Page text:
Jan-Feb Reading Wrap-Up

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Some of the books I reviewed in January and February 

This year got off to a slow start reading wise but I certainly made up for that in February. I managed to get myself out of a long blogging slump, catch up on most of my outstanding book reviews from last year, and I have read some fabulous books.

On a personal level, the start of this year was a little bit insane. The bush fires affected almost all of us here in Australia in some way or another, and although the worst fires have mostly  been contained now, there is a long road to recovery ahead and issues to overcome.

I have also finally knuckled down and am writing a terrible first draft of the novel that has been knocking around inside my head for a good while now. I’m off to a good start so far and have come up with a good writing routine that is working for me, so fingers crossed it turns into a final draft some day!

Books I read in January

I only managed to read one book in January, but it was a corker! Boy Swallows Universe by Trent Dalton is already an Aussie classic, and rightfully so. It’s a bit of tricky book to classify genre-wise, but just trust me, you need to read this one!

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Boy Swallows Universe by Trent Dalton

Read my review 

Books I read in February

My next review, and first February, review was Love and Other Battles by Australian romance powerhouse Tess Woods. Love and Other Battles is a multi-generational family saga that moves between the Australian suburbs, the Vietnam Wars, and the bright lights of Nashville.

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Love and Other Battles by Tess Woods

Read my review

The Van Apfel Girls are Gone by Felicity McLean is another great Aussie novel: a bit a a Gothic mystery set in the 90s.

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The Van Apfel Girls are Gone by Felicity McLean

Read my Review 

Dark Emu by Bruce Pascoe was my first non-fiction read of the year and I recommend this  book, or its children’s counterpart Dark Emu, to everyone in Australia. Dark Emu challenges the idea that Aboriginal Australians were only hunter-gatherers before colonisation and provides compelling evidence for this argument. A must read!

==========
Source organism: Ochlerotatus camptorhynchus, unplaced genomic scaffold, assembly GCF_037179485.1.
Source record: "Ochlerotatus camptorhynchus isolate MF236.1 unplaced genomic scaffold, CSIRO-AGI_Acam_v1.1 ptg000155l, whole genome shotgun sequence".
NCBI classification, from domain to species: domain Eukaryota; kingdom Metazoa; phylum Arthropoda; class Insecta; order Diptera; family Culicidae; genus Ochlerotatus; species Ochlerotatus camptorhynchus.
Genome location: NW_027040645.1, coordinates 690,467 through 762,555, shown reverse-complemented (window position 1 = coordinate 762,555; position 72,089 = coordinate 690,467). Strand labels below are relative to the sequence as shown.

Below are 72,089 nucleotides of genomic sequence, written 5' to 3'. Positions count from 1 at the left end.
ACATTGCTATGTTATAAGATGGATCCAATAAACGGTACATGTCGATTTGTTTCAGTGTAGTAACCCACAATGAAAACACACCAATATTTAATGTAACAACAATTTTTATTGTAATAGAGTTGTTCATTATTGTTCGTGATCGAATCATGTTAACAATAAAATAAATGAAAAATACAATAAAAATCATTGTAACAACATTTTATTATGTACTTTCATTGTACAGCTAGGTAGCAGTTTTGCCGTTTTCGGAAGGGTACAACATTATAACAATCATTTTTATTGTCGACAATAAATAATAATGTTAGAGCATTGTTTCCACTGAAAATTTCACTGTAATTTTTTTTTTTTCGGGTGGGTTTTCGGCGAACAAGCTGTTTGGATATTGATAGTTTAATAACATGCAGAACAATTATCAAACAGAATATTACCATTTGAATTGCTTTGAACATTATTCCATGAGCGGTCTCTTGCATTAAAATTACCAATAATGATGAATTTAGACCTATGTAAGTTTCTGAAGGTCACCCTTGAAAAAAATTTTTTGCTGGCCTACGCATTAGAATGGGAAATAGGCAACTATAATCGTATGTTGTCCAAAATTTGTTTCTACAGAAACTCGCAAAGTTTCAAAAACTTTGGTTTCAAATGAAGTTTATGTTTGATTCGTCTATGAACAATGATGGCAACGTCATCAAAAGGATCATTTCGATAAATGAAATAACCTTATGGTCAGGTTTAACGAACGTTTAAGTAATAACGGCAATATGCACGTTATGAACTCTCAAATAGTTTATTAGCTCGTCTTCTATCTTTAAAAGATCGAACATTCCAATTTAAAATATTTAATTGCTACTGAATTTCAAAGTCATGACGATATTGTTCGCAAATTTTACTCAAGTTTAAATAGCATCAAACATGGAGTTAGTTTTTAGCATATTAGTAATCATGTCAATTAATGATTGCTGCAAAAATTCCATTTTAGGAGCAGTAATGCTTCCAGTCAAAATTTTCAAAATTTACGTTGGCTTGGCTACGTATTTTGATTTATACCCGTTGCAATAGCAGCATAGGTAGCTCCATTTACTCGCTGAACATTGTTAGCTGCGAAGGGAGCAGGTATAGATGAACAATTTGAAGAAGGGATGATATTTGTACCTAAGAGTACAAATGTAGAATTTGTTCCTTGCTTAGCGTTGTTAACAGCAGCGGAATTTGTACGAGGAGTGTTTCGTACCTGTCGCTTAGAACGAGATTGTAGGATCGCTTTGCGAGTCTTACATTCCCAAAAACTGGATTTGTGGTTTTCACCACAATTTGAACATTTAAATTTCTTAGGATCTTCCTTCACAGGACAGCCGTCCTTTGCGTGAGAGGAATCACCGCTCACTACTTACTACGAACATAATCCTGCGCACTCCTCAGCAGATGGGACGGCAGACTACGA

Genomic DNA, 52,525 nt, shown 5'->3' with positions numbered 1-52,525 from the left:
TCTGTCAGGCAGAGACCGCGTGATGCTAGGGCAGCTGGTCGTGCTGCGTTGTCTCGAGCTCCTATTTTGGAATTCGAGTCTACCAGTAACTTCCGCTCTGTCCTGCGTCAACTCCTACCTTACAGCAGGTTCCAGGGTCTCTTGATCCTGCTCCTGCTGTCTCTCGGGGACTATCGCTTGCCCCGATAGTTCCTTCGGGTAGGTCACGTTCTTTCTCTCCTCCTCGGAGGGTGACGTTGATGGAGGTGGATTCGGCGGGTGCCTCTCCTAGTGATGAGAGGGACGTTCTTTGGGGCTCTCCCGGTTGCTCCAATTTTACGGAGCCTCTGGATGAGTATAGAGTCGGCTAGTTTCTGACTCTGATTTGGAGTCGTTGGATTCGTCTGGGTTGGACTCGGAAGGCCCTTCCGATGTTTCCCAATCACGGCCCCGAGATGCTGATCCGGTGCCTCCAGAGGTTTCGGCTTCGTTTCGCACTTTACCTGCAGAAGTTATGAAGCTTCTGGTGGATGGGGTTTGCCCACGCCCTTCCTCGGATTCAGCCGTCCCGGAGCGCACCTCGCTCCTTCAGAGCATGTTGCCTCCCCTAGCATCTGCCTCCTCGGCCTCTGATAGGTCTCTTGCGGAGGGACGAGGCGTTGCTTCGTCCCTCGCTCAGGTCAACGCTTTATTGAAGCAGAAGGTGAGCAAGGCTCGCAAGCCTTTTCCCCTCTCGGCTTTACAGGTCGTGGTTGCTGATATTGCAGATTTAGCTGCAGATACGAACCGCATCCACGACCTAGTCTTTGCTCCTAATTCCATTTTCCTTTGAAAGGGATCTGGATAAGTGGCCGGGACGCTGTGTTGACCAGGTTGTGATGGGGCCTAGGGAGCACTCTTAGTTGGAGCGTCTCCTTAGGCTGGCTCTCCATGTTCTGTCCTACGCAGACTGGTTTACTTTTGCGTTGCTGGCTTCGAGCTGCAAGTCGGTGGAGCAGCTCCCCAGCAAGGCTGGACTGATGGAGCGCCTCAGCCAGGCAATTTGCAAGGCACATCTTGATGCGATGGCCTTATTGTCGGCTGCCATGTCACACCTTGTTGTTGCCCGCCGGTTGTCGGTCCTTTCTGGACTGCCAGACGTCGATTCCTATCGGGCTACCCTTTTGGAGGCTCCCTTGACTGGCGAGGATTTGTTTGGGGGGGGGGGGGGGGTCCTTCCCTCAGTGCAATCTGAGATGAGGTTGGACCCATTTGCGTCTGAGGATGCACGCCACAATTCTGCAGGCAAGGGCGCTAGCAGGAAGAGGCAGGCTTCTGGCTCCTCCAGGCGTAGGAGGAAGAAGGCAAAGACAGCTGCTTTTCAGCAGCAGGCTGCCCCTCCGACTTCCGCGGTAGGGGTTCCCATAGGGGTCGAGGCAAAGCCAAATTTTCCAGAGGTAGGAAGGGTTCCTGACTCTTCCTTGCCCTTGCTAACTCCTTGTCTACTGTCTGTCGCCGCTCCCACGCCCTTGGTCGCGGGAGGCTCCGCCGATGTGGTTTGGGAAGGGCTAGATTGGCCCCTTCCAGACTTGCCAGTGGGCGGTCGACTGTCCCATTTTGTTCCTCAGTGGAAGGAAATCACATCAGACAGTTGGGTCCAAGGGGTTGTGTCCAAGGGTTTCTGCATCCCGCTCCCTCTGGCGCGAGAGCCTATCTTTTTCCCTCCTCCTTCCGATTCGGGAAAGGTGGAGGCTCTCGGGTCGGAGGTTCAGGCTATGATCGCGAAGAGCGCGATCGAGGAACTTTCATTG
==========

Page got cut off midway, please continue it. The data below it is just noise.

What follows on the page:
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Dark Emu by Bruce Pascoe

Read my review 

The Accusation by Wendy James is a gripping Aussie thriller that had me guessing until the very end.

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The Accusation by Wendy James

Read my review 

I ran a giveaway for the hilarious So Lucky by Dawn O’Porter. I loved hearing about everybody’s favourite love stories and hope Melanie, the randomly chosen winner, enjoys her new book!

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So Lucky by Dawn O’Porter

Read my review

Postscript by Cecelia Ahern is the long awaited sequel to PS I Love You. I thought it was a lovely sequel to such a well-loved book and movie, not an easy task to accomplish, but it was very well done.

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Postcript by Cecelia AhernRead my review

My final book review for February was The Good Turn by Dervla McTiernan. This is the third book of the Irish Detective Cormac Reilly series and I think it might be the best one yet. This series if perfect for you if you love character driven crime fiction and gritty Irish detectives whose accent you can hear while reading.

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The Good Turn by Dervla McTiernan

What’s Coming up in March?

I am planning to keep up my reading and writing routines, so look out for some fabulous new book reviews over the next month.

I don’t want to tie myself down too much, but if you take a look at the bookshelf in my main photo you might be able to spy some of the books I will be reading soon in the background.

I’m currently reading and loving The Mothers by Genevieve Gannon, so you should be seeing a review for that very soon!

 

Book Review: Boy Swallows Universe by Trent Dalton

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Boy Swallows Universe by Trent Dalton

“Your end is a dead blue wren”

My Review

Boy Swallows Universe is the debut Australian best seller and multi award winner of 2019. I’m not usually a fan of stickers on book covers, but that certainly is an impressive number of awards there!

Set in the suburbs of Brisbane in 1985, Eli Bell is struggling to grow up in the midst of a very complicated life. His mum is a junkie, his step-father is a heroin dealer, his brother is mute, his absent dad is an alcoholic, his best friend is a notorious criminal, and his pen pal is the ex sergeant at arms of the Rebels motorcycle club.

All of a sudden, tragedy strikes, and Eli’s life becomes a lot more complicated. He needs all the help he can get from his brother, his friends, his father who has suddenly landed in his life, and an attractive young (but still far too old for Eli) journalist called Caitlin Spies.

Boy Swallows Universe is a heartbreaking, but triumphant, Australian novel that reveals the true horrors lurking underneath the surface of most suburbs, I suspect. I’m still reeling from the wild ride of the last few chapters and Dalton shines through as a simply brilliant storyteller. If you are in the middle of reading this book and are perhaps thinking that there is a bit too much description and it jumps around a bit too much, just wait til the end where all will be revealed.

5/5 stars!

Author: Trent Dalton

Published:  June 18th 2018 by HarperCollins Publishers Australia

Source: Own Copy

Read: Paperback, 464 pages, January 2020